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Tufts E-News: New Site Design TrialTufts Expert Calls For American Intervention To Avoid Martial Law, Crisis In Country. Manila.

Medford/Somerville, Mass. [01.19.01] Just weeks after Filipino President Joseph Estrada avoided impeachment, fears of a coup are building to new heights in the beleaguered country. The unfolding events of the last few days may be the first crisis for President-elect George Bush's foreign policy team, says a Tufts expert on the region.

"Democracy's survival in the Philippines is at issue," Tufts' W. Scott Thompson writes in the Los Angeles Times today. "An illegitimate martial law, to be proclaimed on the basis of chaos in the streets is imminent."

The chaos, writes Thompson, is a product of widespread corruption by Estrada's administration.

"The whole country has watched the incontrovertible evidence of corruption and an orgiastic presidential lifestyle. Stock market manipulation, gambling payoffs, obstruction of justice and bribes... are in plain view."

Two weeks ago, Estrada's impeachment trial ended with an acquittal -- evidence, says Thompson, of further corruption and payoffs.

"The payoffs were presumptively enormous (and admitted as such by presidential friends)," Thompson writes. "On the Senate floor, 11 voted to prevent the opening of Estrada's bank accounts, which would have revealed so vast a treasure trove of dirty money that none could have voted for acquittal."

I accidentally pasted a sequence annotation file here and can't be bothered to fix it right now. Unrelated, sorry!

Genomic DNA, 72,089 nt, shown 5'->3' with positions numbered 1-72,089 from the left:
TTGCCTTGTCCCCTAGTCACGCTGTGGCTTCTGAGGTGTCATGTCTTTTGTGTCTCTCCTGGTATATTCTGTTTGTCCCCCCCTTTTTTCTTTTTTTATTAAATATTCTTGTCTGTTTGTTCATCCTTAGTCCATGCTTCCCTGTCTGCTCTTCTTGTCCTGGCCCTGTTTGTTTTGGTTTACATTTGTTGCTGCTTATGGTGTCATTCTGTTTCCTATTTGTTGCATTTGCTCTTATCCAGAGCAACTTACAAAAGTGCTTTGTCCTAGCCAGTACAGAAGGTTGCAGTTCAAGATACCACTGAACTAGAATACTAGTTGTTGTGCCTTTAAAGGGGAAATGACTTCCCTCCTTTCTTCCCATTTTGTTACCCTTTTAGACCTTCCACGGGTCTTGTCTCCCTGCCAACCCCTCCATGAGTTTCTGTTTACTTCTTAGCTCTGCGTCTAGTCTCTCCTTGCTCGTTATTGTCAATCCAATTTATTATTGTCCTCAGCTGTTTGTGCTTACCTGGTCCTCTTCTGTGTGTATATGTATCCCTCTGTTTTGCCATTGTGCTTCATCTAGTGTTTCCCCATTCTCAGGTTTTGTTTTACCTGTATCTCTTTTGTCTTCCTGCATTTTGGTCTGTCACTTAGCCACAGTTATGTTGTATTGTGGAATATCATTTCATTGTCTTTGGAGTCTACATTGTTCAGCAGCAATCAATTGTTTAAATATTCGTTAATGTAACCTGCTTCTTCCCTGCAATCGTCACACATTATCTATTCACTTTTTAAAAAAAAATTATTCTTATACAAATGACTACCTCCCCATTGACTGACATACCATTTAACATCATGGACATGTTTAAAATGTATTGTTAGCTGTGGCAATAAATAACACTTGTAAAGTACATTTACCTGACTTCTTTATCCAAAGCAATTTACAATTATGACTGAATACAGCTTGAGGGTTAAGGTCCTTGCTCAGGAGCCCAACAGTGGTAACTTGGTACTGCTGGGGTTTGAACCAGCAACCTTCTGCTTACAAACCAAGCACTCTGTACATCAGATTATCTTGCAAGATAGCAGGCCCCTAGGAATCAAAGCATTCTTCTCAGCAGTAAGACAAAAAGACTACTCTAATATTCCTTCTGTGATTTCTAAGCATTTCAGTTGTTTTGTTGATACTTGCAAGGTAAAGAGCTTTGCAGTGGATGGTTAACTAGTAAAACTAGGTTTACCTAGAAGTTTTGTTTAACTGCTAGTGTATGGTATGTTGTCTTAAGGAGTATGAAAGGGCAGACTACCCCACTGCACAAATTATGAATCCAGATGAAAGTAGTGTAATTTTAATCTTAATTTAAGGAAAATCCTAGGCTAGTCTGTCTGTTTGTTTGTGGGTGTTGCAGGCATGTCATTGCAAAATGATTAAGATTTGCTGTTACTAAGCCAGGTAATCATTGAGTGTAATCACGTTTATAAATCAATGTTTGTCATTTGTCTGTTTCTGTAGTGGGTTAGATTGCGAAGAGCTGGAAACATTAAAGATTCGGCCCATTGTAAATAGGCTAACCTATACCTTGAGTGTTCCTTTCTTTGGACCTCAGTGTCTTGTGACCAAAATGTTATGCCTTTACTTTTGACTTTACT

Thompson says the United States can prevent a full-scale crisis in the country if it takes immediate action.

"Colin Powell, as the new Secretary of State, must send an envoy to tell Estrada in no uncertain terms that there is no threat to democracy, save from Estrada's own misrule," Thompson says. "And if the Philippines want to be in our good graces, there had better be no martial law and no aborting of the constitutional process."

And the expert on Southeast Asia says the Philippines' leaders will listen.

"For better or worse, an American mantra still exists in Manila," writes Thompson, who directs the Southeast Asia studies program at Tufts' Fletcher School of Law and Diplomacy. "A powerful Filipino senator said privately last week, for example, that what the military does would depend on 'what America says.'"

Ultimately, Estrada may be forced to resign, Thompson writes. "It is not too late to clean up his mess and return the Philippines to the path of democratic reform and economic progress."

The country's future would then fall into the hands of vice president Gloria Macapagal-Arroyo. Arroyo, said Thompson last month, may be the best hope for the country.

"As the country moves to oust Estrada, it does so knowing that a more than able vice president stands ready," he wrote in a Boston Globe op-ed. "This one is stiff, smart and tough. She has a crispness, a decisiveness, an ease with herself that gives substance to her habit of command."

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